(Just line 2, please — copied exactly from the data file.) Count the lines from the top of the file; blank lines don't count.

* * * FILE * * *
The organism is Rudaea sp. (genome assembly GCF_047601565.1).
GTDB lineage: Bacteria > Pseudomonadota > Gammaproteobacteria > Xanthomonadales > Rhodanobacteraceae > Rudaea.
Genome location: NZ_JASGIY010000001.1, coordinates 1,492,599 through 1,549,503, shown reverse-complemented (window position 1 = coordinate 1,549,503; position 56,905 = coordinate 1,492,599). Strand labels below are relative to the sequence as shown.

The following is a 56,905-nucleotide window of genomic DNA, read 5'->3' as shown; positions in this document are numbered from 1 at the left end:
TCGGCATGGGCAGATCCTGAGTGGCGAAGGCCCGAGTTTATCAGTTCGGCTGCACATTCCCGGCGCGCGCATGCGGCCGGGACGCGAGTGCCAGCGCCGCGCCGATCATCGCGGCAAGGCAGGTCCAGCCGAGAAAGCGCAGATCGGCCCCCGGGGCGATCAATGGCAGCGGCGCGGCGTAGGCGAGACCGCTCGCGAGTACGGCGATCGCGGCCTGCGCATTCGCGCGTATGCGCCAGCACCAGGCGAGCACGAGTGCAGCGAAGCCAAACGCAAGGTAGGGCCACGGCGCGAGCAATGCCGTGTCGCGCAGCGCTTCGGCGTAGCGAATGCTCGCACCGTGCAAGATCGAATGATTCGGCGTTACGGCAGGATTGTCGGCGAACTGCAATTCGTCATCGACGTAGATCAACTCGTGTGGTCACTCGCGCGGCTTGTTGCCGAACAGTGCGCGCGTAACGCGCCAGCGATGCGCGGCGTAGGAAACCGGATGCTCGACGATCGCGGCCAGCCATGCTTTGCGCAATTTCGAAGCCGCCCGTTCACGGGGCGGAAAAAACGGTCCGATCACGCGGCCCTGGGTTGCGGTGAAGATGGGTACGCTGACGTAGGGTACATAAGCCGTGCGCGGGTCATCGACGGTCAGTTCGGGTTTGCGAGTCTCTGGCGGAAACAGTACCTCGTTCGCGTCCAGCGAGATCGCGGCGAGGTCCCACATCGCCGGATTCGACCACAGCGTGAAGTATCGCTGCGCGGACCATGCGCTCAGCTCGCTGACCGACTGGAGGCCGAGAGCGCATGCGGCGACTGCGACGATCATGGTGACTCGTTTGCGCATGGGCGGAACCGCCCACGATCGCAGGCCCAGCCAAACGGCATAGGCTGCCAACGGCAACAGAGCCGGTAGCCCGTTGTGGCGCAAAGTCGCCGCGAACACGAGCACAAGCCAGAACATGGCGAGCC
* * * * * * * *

GTDB lineage: Bacteria > Pseudomonadota > Gammaproteobacteria > Xanthomonadales > Rhodanobacteraceae > Rudaea.